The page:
RUTH: IT WAS A BIG DEAL. THE FACT THAT WE HAD GONE THAT LONG IN THIS COUNTRY’S HISTORY WITH, REALLY, A WOMAN NEVER BEING SERIOUSLY CONSIDERED, YOU KNOW A FEW NAMES HAVE BEEN ABOUT. AND THE FIRST TIME SHE ASKED A QUESTION, THE FIRST TIME SHE ISSUED AN OPINION, EVERYTHING WAS THE FIRST TIME THAT A WOMAN HAD DONE THESE THINGS.

TED: THE IMPORTANCE OF DIVERSITY ON ANYTHING. TALK ABOUT YOUR COURT EXPERIENCE. BUT DO U.S. SUPREME COURTS -- COURTS IN GENERAL, HOW IMPORTANT IS IT TO HAVE DIVERSITY?

RUTH: WELL, YOU KNOW, I THINK WE HAVE SOME PRETTY GOOD RESEARCH ON THIS AND WHAT WE FOUND IS ANY GROUP DECISION-MAKING PROCESS IMPROVES AS YOU ADD DIVERSITY. WHEN YOU ADD DIFFERENT POINTS OF VIEW AND DIFFERENT APPROACHES YOU THINK OF THINGS YOU DIDN'T THINK OF BEFORE AND YOU COME TO A BETTER END PRODUCT. SO I THINK IT's REALLY IMPORTANT THAT WE HAVE DIVERSITY ON OUR COURTS AND IN MANY WAYS WE HAVE VERY LITTLE. IN ARIZONA WE’VE DONE QUITE WELL. ON OUR TRIAL COURT AND OUR COURT OF APPEALS. OUR SUPREME COURT IS STILL LIMITED IN DIVERSITY. I THINK WE NEED TO DO BETTER THERE. THE UNITED STATES SUPREME COURT IS REALLY NOT AT ALL DIVERSE. IT'S -- OKAY, I MEAN, THEY HAVE THREE WOMEN BUT STILL ONLY THREE OUT OF 9. AND THEY'VE ONLY HAD 4 IN THE HISTORY OF THE U.S. SUPREME COURT. BUT BEYOND THAT, IT's -- THE JUSTICES TEND TO COME FROM A VERY NARROW GROUP OF PEOPLE. THEY ALL WENT TO ONE OF TWO LAW SCHOOLS. THERE'S ONLY ONE WHO LIVED WEST OF THE MISSISSIPPI RIVER. WE HAVE ONE AFRICAN-AMERICAN. ONE HISPANIC. WE'VE HAD TWO AFRICAN-AMERICANS IN HISTORY AND ONLY ONE HISPANIC. THAT's A VERY NARROW GROUP FOR A COUNTRY AS DIVERSE AS OURS IS.

TED: YEAH AND MY FIRST IMPRESSION HAVING SEEN THE COURT IN YEARS PAST IS IT's GOTTEN A LOT BETTER WITH THREE WOMEN ON THERE. IT SEEMS LIKE IT's SO MUCH BETTER. HISPANIC, A BLACK PERSON ON THERE AND YOU'RE SAYING, NO WE GOT A WAYS TO GO.

RUTH: WELL, YEAH, I MEAN THERE ARE ALL DIFFERENT KINDS OF DIVERSITY WE SHOULD BE LOOKING AT IF WE WANT TO HAVE A RANGE OF OPINIONS AND POINTS OF VIEWS BEING BROUGHT INTO THE COURT. AND THE COURT HAS EVERY MEMBER OF THE COURT IS EITHER CATHOLIC OR JEWISH. THAT's A VERY NARROW THING FOR A COUNTRY THAT IS DIVERSE IN RELIGION AS THIS COUNTRY IS. SO IN MANY WAYS THE COURT IS VERY NARROW ALTHOUGH IT HAS IMPROVED IN GENERAL GENDER.

TED: NOW, WE TALKED ABOUT YOU BEING THE FIRST IN A VARIETY OF THINGS. YOU DECIDED YOU WANTED TO BE A JUDGE.

RUTH: I DID.

TED: WHY DID YOU LEAVE PRACTICE FOR THE BENCH?

RUTH: WELL YOU KNOW, I NEVER HAD THOUGHT ABOUT IT UNTIL I CLERKED FOR JUSTICE O'CONNOR. AND BEING PART OF THE PROCESS I WAS SO IMPRESSED WITH HOW CAREFULLY DECISIONS WERE MADE AND HOW CAREFULLY THINGS WERE WRITTEN SO THAT THE WORDS MEANT WHAT THE COURT MEANT TO SAY. AND THE OTHER THING THAT WAS HAPPENING IS THE MORE EXPERIENCED AND SENIOR YOU GET AS A TRIAL LAWYER OR AS AN APPELLATE LAWYER, THE LESS OF THE BASIC WORK YOU DO YOURSELF. SO I LOVED RESEARCHING AND PULLING DIFFERENT STRANDS OF THE LAW TOGETHER. BUT PRETTY SOON CLIENTS CAN'T AFFORD TO PAY YOU TO DO THAT WORK. SO ASSOCIATES DO IT. AND SO YOU DO LESS AND LESS WRITING AND LESS AND LESS REALLY DEVELOPING THE THEORY OF THE LAW. SO I THOUGHT I WOULD ENJOY DOING THAT AND APPELLATE JUDGE IS A WAY TO DO THAT KIND OF WORK. I DIDN'T DISLIKE MY PRACTICE. I LOVED MY PRACTICE. I LOVED BEING IN FRONT OF A JURY. IT'S GREAT FUN. BUT IT WAS ANOTHER PART OF THE PRACTICE THAT I WAS HAVING TO GET AWAY FROM THAT I WANTED TO GO BACK TO.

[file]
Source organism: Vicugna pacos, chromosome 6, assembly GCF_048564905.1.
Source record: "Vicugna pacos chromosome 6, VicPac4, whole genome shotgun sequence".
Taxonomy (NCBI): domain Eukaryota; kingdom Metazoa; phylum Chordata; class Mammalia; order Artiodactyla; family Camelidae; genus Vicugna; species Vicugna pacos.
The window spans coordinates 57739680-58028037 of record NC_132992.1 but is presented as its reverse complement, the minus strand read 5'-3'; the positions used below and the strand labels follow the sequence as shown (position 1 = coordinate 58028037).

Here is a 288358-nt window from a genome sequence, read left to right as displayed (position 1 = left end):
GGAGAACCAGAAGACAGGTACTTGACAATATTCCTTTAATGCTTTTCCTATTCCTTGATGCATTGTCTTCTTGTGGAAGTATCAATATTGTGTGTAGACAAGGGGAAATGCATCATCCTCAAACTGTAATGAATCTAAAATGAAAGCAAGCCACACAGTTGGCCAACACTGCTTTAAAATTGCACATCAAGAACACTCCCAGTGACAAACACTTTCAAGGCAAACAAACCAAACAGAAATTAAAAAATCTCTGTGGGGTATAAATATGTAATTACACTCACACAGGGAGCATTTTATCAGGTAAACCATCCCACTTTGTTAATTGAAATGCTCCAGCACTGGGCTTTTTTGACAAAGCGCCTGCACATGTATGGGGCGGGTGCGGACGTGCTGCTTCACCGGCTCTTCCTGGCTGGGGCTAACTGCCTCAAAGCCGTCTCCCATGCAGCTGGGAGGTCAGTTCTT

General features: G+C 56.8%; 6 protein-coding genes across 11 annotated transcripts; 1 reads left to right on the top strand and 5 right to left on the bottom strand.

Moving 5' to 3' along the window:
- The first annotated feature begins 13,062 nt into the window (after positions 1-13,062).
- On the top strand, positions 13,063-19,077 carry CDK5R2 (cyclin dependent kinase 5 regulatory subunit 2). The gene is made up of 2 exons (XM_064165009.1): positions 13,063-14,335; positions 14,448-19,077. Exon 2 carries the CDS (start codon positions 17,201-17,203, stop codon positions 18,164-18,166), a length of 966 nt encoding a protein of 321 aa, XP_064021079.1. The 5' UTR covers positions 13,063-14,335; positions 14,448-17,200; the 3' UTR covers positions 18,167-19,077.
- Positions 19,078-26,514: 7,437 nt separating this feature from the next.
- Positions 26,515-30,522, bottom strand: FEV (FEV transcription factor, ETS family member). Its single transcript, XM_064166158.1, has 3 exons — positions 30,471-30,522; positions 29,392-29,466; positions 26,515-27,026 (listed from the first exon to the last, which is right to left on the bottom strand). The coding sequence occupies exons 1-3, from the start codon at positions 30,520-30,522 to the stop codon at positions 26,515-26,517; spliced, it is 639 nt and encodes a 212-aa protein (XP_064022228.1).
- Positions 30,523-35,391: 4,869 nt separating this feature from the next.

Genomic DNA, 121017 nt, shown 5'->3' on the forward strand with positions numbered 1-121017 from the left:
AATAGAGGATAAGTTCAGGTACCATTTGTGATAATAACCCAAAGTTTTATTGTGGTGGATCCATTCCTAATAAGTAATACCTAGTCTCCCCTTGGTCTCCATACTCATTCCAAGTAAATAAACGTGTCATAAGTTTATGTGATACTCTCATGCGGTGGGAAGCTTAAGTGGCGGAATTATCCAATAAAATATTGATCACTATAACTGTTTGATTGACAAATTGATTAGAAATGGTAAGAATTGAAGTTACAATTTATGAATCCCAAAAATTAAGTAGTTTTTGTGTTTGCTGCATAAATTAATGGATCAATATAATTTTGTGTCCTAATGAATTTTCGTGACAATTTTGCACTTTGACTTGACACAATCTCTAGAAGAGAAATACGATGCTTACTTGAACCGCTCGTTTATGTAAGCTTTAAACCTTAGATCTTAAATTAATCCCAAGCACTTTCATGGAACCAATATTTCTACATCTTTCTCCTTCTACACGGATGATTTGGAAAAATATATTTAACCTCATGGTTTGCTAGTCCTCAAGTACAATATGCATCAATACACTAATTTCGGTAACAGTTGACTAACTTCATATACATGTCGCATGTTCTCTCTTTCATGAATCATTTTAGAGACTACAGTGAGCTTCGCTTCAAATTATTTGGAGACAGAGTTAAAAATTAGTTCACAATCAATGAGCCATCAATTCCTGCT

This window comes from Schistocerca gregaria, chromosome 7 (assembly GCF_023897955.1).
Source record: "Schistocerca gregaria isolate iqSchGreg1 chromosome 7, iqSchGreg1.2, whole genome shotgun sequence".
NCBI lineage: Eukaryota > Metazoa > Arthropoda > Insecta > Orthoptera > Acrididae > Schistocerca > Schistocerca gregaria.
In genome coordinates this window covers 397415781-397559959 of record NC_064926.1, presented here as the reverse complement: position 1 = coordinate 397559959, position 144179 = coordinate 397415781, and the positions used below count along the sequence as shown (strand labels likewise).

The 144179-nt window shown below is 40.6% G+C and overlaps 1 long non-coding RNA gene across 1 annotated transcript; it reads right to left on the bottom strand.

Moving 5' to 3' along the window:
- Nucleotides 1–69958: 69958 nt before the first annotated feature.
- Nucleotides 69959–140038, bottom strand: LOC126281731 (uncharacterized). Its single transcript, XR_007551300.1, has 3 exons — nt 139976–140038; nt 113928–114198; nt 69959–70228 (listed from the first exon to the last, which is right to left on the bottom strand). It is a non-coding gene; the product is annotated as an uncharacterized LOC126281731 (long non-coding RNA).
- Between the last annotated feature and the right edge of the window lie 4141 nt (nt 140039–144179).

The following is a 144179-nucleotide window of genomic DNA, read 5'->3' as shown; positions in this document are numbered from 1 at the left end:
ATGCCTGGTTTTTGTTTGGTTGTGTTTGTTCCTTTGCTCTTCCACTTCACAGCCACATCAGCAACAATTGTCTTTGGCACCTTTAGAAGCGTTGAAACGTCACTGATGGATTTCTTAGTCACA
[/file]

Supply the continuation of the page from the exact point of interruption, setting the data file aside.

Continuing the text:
TED: DO GOOD ATTORNEYS MAKE GOOD JUDGES? CAN YOU BE A GOOD JUDGE AND A SO-SO ATTORNEY?

RUTH: CAN YOU BE A GOOD JUDGE AND A SO-SO, IF YOU’VE BEEN A SO-SO ATTORNEY? I THINK IT WOULD BE HARD BECAUSE THERE ARE SKILLS THAT CARRY OVER. THE MOST IMPORTANT SKILL IN MY VIEW TO BEING A GOOD LAWYER OR A GOOD JUDGE IS THE ABILITY TO ANALYZE A PROBLEM THAT COMES TO YOU. I MEAN LAWYERS AND JUDGES ARE REALLY PROBLEM SOLVERS. THAT's WHAT THEY DO. AND IF YOU CAN'T DO A GOOD JOB OF ANALYZING AND THEN APPLYING THE LAW TO THE FACTS YOU HAVE YOU CAN'T BE A VERY GOOD LAWYER. AND YOU CAN'T BE A VERY GOOD JUDGE. SO I THINK IN THAT SENSE THERE'S A BASIC SKILLSET THAT YOU NEED TO BE A GOOD JUDGE AND YOU ALSO NEED IT TO A GOOD LAWYER.

TED: YOUR EXPERIENCE ON THE STATES HIGH COURT, WHAT STANDS OUT TO YOU?

RUTH: OH, GOSH, ARIZONA HAS SUCH A GOOD SUPREME COURT. COURT OF APPEALS TOO. AND I THINK WHAT STANDS OUT MORE THAN ANYTHING WAS HOW WELL WE WORKED TOGETHER AS A COLLEGIAL COURT. COLLEGIAL, NOT IN THE SENSE OF FRIENDSHIP BUT JOINT DECISIONS. IT WASN'T PERSONAL, DISAGREEMENTS WEREN'T PERSONAL. THEY WEREN'T POLITICAL. THEY WERE THINGS THAT WE WORKED THROUGH PROFESSIONALLY AND IT MADE IT SUCH A GOOD EXPERIENCE, AGAIN, TO SEE PEOPLE REALLY TRYING TO GET TO THE RIGHT CONCLUSION FOR THE RIGHT REASON. THAT'S A GREAT WORK ATMOSPHERE TO BE IN.

TED: THAT's INTERESTING BECAUSE U.S. SUPREME COURT JUSTICE JOHN ROBERTS HAS TALKED ABOUT HOW HE'S STRIVING TO GET MORE CONSENSUS ON THE COURT. AND SOMETIMES YOU SEE SOME OF THE FOLKS, SCHOLARS OF THE WORLD KIND OF GOING THEIR OWN WAY AND YOU THINK WELL MAYBE THAT's THE TRAILBLAZER. MAYBE THAT's THE BRILLIANT MIND. BUT NOT NECESSARILY. I MEAN, THE IDEA OF A COURT FINDING CONSENSUS MEANS THIS IS GOOD LAW.